Properly maintaining your disability converted vehicle or wheelchair accessible vehicle (WAV) will go a long way to optimising its performance over all the years you’ll own it. ‘Prevention is better than cure’ is one of the most important catchphrases of vehicle ownership – especially when you have expensive parts that are so crucial to your independence.
Having a regular maintenance schedule means two things. Firstly, you’re less likely to suddenly lose access to your car due to the breakdown of an internal part or the engine. And secondly, the costs involved with repairs tend to be higher than those of maintenance.
In short, maintaining your car keeps you on the road and saves you money. It’s a win-win situation.
Maintenance tips for a disability converted vehicle or WAV
As a general rule of thumb, most cars – disability converted or not – should have a full service every year. Depending on your car’s age, mileage and recommended upkeep in the owner’s manual, this may be needed more frequently. It’s equally important to have a solid understanding of your conversion manufacturer’s advice for maintenance frequency.
Like medical check-ups, your car’s servicing shouldn’t be delayed or overlooked. Plus, it should be done by a professional.
Speak to your disability converted vehicle or WAV supplier
In the case of a disability converted vehicle or WAV, maintenance of your vehicle’s conversions and accessories is just as crucial. If not more, given their value!
Speak to your supplier about how often to have custom driving controls, lifts, hoists, swivel seats, ramps and other fittings professionally checked. They can advise you on service intervals so you can plan a maintenance schedule. Then mark your calendar to ensure you don’t miss the milestones.
After sales support is an important part of your driving journey as aftercare for your conversions is best done by your supplier.
When it comes to the key features of a converted car, before you buy be fully aware of the after sales support you can expect. Choose a supplier with a reputation for providing great support after you’ve bought your vehicle from them. Read reviews and testimonials to see what other customers say and whether they were happy with the continued support.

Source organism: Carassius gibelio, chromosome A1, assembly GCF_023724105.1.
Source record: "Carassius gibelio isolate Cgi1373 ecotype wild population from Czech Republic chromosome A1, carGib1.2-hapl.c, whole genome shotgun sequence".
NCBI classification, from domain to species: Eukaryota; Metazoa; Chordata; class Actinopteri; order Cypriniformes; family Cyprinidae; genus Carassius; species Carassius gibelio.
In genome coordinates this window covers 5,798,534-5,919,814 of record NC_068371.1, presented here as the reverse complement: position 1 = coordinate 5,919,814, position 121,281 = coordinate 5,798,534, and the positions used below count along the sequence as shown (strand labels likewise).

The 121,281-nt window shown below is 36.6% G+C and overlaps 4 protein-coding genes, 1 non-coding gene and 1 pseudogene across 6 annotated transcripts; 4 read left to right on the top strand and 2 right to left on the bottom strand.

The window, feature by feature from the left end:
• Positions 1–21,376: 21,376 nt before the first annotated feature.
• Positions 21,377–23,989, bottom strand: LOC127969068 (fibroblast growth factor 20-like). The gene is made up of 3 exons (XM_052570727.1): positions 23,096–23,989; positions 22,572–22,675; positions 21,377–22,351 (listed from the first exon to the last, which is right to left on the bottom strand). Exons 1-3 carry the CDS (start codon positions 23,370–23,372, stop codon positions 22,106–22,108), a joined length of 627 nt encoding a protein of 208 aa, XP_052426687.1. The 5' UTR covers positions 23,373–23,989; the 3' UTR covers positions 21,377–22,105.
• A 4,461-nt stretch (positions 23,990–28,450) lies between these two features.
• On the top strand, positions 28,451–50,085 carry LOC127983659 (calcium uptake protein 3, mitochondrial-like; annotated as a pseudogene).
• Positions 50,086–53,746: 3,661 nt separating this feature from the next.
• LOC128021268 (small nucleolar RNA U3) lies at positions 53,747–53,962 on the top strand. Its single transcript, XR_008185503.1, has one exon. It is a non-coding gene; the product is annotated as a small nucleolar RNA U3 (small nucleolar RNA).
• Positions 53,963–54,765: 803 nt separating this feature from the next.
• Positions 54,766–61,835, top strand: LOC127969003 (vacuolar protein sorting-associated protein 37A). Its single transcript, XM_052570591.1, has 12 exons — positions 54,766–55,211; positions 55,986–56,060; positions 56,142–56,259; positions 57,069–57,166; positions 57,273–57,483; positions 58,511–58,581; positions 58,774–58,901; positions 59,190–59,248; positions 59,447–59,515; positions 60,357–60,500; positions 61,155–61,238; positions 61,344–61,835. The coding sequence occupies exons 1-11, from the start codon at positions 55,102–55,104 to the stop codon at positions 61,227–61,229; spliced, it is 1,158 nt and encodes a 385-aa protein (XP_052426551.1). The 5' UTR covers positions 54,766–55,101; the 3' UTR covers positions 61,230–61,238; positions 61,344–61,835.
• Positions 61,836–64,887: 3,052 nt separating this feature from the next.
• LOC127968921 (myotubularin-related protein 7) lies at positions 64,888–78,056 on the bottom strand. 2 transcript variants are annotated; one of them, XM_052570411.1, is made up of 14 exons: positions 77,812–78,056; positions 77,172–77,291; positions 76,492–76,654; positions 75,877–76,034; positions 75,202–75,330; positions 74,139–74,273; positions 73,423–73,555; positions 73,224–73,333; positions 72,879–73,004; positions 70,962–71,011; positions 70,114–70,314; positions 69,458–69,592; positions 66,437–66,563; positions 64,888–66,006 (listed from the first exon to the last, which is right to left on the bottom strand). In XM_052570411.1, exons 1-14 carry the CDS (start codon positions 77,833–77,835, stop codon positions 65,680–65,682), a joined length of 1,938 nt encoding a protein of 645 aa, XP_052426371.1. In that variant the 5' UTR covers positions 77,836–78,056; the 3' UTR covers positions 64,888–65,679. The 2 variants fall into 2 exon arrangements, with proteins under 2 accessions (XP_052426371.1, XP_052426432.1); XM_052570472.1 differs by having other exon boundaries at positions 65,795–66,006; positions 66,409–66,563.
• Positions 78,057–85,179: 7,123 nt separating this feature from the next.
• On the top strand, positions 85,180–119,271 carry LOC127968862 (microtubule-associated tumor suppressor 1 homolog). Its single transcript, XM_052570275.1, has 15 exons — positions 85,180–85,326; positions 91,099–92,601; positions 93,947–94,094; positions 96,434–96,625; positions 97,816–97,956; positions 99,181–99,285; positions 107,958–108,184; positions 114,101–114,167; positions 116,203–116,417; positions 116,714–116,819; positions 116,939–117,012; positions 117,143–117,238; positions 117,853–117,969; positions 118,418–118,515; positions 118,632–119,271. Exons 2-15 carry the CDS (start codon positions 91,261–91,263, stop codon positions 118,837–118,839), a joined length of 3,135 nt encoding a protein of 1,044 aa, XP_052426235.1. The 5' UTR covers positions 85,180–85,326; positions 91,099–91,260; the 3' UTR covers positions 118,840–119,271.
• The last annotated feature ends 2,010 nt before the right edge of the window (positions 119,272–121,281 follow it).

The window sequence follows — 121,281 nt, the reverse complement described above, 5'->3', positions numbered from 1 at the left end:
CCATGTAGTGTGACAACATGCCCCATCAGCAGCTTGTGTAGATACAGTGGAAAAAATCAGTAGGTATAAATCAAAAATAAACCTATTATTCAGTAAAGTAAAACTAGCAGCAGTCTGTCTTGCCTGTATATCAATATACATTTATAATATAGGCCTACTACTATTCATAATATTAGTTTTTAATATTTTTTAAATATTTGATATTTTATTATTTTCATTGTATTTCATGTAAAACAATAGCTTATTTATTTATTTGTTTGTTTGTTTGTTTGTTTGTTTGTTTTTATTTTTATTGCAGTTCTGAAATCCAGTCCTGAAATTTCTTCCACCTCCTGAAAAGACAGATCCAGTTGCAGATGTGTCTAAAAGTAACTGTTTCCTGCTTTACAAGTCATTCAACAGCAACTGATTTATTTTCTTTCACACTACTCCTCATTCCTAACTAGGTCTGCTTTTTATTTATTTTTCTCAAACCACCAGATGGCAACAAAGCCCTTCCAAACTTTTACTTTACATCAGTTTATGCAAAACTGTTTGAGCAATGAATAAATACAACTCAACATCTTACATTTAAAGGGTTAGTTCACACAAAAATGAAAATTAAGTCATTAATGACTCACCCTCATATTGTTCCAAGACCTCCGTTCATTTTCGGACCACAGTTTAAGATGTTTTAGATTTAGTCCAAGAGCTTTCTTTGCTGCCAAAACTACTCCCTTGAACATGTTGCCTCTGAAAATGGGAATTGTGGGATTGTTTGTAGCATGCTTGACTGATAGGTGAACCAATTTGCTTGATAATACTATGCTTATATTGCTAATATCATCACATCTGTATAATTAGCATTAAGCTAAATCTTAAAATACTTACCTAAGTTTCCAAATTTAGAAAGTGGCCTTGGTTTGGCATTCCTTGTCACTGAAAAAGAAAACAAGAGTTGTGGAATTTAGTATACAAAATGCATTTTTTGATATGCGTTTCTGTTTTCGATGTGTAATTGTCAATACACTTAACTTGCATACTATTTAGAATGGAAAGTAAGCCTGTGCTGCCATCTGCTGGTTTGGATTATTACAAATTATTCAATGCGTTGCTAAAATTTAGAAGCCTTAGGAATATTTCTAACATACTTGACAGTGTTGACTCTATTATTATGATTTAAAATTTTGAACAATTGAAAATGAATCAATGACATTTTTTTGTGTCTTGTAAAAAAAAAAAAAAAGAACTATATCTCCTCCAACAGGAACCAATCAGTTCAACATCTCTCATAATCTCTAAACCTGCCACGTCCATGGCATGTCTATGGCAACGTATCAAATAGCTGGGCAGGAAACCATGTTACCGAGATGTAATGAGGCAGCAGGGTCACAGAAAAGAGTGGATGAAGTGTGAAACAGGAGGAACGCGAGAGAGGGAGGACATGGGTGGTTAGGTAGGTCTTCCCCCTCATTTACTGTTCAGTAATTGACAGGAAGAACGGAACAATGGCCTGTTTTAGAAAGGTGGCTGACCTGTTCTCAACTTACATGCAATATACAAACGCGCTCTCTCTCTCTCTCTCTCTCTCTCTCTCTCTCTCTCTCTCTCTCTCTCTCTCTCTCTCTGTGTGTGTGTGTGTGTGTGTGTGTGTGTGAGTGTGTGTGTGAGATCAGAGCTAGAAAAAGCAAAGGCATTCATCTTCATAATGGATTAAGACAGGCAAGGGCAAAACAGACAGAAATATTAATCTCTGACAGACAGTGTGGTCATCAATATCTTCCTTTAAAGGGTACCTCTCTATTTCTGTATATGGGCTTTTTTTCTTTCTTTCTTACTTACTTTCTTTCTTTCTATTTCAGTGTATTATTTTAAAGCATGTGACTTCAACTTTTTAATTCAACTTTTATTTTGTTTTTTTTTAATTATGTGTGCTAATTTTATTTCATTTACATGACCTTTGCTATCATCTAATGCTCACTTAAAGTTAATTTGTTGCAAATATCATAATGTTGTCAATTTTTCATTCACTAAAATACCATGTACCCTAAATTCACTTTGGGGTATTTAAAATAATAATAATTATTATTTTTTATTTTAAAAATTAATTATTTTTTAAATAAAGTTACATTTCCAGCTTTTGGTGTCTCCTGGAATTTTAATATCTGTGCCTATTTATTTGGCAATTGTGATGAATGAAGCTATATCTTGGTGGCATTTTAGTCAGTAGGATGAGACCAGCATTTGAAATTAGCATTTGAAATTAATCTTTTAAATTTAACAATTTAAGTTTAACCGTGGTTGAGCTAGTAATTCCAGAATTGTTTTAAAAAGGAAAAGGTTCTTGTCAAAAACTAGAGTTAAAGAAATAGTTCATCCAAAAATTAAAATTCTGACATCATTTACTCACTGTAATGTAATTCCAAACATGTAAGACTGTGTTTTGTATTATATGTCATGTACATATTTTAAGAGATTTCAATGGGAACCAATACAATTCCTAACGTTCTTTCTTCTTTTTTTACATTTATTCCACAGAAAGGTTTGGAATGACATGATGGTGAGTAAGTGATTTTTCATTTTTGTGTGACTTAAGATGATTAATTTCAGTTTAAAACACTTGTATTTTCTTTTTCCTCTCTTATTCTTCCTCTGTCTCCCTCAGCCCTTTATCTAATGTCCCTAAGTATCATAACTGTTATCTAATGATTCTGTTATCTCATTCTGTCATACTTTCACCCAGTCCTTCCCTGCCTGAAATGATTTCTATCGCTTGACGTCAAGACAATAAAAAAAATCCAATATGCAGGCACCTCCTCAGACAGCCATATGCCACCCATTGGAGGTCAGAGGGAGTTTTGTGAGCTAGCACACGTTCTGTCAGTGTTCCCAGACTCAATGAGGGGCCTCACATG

It’s also a good idea to find out where their approved service and repair centres are located. Then if you move to another neighbourhood, or relocate to another state or territory, you’ll know where to have your conversions checked and your car.
Leave it to the professionals to work on your specialised vehicle parts – they have the specialised knowledge required.
Checks you can do yourself
While your maintenance plan should run according to expert recommendations, here are some simple regular checks you can perform at home (or rope a loved one to do for you):
- Dashboard lights. Always check your dashboard lights for early warnings. Most new cars will signal when car parts need to be checked; any unusual lights or sounds should be paid attention to ASAP. Many of your conversions work with the vehicle’s in-built technology and electric circuitry, so your dashboard lights may be able to signal when these need checking. Find this out from the supplier of your custom modifications.
- Tyre pressure and treads, oil, water and more. Regularly check your tyre treads (here’s how), your car tyre pressure, your wiper fluid and know how to check the oil in your car. Your car lights, mirrors, glass and windscreen wipers should always be ready to perform well too. You want to be able to confidently navigate bad weather if you have to and when everything works well it helps keep your driving as economical as possible. Every bit helps!
- Wheel/other tie-downs and restraints. Make sure these aren’t twisted or frayed, and checked they’re not extended when you leave the vehicle.
- Wear and tear of modifications. Look out and listen for wear and tear – any changes to the sounds or movement of your modifications should be reported to the supplier at the soonest possible time. If any irregularities appear with lifts, hoists, driving controls or something else – like shaking, not moving smoothly or making new sounds – they need a check up.
Vehicle conversions, like lifts and hoists and disability converted car driving controls, put added pressure on your car battery. Speak to your custom conversion supplier about how often to have your battery checked.
Maintaining your converted car or WAV and the NDIS
The NDIS may fund certain maintenance costs. Keep a good record of these, and when it’s time to renew your plan present these in your funding request. These costs will fall under your assistive technology budget.
At Blue Badge Insurance we provide documents that clearly separate the insurance premium for conversions from the vehicle’s premium. This allows you to claim these costs back from the NDIS or other funding body.
Disability parking permit car insurance
Many car insurance providers see vehicle conversions as higher risk and charge extra for insurance. We don’t.
As Australia’s first mobility and independence insurance specialist, we understand your vehicle conversions don’t make you a riskier driver. Our car insurance for disability converted cars helps cover repair or replacement plus assistive technology in your car. And as a disability parking permit holder, you get 25% off your premium.